More than 20 years ago, a community of men and women in the French region of Burgundy set themselves a massive challenge: to build a castle using the techniques of the Middle Ages. The site in the town of Guédelon is open to visitors, offering them an immersion into the 13th century. Today, nearly 40 people work every day on this medieval construction site. Stone quarrying is the first step in building a castle. And to transport the stones to the site, modern machines are banned: everything is done like in the 13th century, with horsepower.
The court fined the foundation that owns Wikpedia for refusing to remove articles about Russia's invasion of Ukraine, war crimes in Bucha and related topics.
We take a look at how the press is covering the French, German and Italian leaders' visit to Kyiv. Meanwhile, French papers are largely divided over the country's upcoming legislative elections on Sunday. Also, Thailand gets closer to same-sex marriage legislation, while Saudi Arabia confiscates rainbow-coloured toys. Finally, the Washington Post debates whether QR code menus in restaurants should stay or go.
Executives at France's state-backed utility EDF say they're confident the troubled nuclear reactor at their Flamanville plant will be able to go online by the end of 2023. Under construction since 2007, the new EPR project has been plagued by cost overruns and repeated delays. We take a closer look. Plus, on the sidelines of the VivaTech trade fair in Paris, India's IT minister tells FRANCE 24 how the country is looking to bring its technology to Europe and beyond.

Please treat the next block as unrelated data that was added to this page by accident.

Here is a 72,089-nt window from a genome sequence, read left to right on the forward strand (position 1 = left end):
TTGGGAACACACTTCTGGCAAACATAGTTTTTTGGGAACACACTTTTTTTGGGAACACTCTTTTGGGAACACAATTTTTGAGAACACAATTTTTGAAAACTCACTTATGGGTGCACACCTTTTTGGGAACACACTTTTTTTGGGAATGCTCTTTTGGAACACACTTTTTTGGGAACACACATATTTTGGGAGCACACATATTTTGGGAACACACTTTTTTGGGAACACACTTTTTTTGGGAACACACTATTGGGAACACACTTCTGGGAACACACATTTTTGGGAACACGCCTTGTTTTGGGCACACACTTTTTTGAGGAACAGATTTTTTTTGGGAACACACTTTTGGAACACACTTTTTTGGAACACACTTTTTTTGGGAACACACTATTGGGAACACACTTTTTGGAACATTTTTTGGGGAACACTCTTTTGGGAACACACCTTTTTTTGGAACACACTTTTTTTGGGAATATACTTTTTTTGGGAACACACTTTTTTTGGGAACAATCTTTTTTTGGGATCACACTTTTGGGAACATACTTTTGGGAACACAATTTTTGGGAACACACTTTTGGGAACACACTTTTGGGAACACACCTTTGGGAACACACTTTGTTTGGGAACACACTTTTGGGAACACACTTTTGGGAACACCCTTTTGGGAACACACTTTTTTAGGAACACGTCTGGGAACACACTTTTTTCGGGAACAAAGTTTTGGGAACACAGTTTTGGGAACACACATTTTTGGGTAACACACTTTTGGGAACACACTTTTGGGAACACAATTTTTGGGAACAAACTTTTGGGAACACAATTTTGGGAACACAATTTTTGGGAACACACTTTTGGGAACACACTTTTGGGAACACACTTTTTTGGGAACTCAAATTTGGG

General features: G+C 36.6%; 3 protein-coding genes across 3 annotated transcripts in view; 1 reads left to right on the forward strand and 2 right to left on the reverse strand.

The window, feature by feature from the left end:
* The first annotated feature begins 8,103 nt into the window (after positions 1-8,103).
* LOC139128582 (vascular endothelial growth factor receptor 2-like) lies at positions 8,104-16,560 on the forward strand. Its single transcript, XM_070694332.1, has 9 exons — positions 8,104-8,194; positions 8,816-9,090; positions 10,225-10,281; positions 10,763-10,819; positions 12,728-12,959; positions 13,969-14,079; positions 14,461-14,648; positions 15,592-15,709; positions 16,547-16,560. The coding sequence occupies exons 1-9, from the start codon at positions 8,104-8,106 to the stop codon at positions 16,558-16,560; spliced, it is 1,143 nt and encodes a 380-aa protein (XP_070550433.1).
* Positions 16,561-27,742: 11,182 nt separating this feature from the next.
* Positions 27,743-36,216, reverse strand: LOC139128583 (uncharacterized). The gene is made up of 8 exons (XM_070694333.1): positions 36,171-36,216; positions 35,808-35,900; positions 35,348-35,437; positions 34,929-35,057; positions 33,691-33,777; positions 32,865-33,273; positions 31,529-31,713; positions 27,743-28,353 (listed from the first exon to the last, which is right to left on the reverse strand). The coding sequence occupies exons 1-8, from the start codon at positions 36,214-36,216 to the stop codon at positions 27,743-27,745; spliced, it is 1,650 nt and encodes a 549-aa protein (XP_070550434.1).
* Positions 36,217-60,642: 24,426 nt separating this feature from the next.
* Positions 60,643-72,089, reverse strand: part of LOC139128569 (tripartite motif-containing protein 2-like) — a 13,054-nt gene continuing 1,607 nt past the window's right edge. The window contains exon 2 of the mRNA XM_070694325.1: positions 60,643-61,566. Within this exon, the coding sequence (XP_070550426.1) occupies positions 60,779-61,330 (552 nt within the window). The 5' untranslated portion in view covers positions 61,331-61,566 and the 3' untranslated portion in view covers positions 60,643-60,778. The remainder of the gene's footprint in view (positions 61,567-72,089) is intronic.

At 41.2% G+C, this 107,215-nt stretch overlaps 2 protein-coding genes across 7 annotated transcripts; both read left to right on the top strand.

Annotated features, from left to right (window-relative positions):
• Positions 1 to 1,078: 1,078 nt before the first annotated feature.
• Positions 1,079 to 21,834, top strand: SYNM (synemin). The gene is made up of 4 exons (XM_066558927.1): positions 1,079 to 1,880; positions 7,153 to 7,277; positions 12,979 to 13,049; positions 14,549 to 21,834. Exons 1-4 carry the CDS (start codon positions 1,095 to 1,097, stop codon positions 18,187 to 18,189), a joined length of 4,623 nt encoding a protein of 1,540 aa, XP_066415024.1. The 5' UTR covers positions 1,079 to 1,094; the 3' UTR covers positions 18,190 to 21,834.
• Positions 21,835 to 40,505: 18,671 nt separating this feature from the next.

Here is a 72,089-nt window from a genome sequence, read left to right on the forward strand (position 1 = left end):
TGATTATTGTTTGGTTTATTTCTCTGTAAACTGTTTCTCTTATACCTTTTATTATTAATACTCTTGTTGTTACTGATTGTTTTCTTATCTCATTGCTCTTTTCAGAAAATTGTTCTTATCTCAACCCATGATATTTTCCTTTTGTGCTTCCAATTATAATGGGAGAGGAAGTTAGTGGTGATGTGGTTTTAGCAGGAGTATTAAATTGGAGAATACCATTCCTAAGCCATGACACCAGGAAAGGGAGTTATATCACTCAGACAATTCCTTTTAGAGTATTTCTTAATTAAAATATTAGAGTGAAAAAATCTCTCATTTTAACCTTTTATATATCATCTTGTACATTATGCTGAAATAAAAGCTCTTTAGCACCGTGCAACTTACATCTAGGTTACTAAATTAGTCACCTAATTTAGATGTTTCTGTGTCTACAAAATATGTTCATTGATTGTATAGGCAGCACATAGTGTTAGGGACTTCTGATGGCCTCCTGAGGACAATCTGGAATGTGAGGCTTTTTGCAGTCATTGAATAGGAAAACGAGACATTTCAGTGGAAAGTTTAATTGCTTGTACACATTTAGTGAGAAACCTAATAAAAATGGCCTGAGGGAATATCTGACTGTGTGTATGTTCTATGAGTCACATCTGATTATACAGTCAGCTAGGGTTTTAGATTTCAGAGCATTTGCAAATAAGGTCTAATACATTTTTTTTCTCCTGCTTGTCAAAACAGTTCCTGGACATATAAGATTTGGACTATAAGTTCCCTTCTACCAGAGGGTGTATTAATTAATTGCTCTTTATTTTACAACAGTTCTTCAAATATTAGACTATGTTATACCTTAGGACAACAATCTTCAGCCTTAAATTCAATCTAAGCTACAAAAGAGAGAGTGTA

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A small group of women rallied in the Afghan capital for the first time in months, demanding a return of their freedoms, after the Taliban reneged on promises to maintain the marginal gains women made in recent years.
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Europe's second-largest river is continuing to dry up, affecting freight barges and even forcing one passenger ferry to halt its operations entirely. But rain is forecast this week.
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Spaniard Rafa Nadal said Sunday that he hopes to return from an abdominal injury this week in the Cincinnati Open after not playing for more than a month.
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While the fight for supremacy on the battlefield continues, it seems the fight for the hearts and minds of the Russian people may have already been won. Support for the war remains high; so too does indifference. Pollsters are trying to find out why.
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More than three decades after Iran's leader issued a fatwa, Teheran has blamed Rushdie's supporters for the knife attack on the award-winning novelist in the US.
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As calls grow louder in the European Union for a ban on Schengen visas for Russians, thousands of Russian tourists are using Finland as a transit country to the West. DW's Juri Rescheto reports from Riga.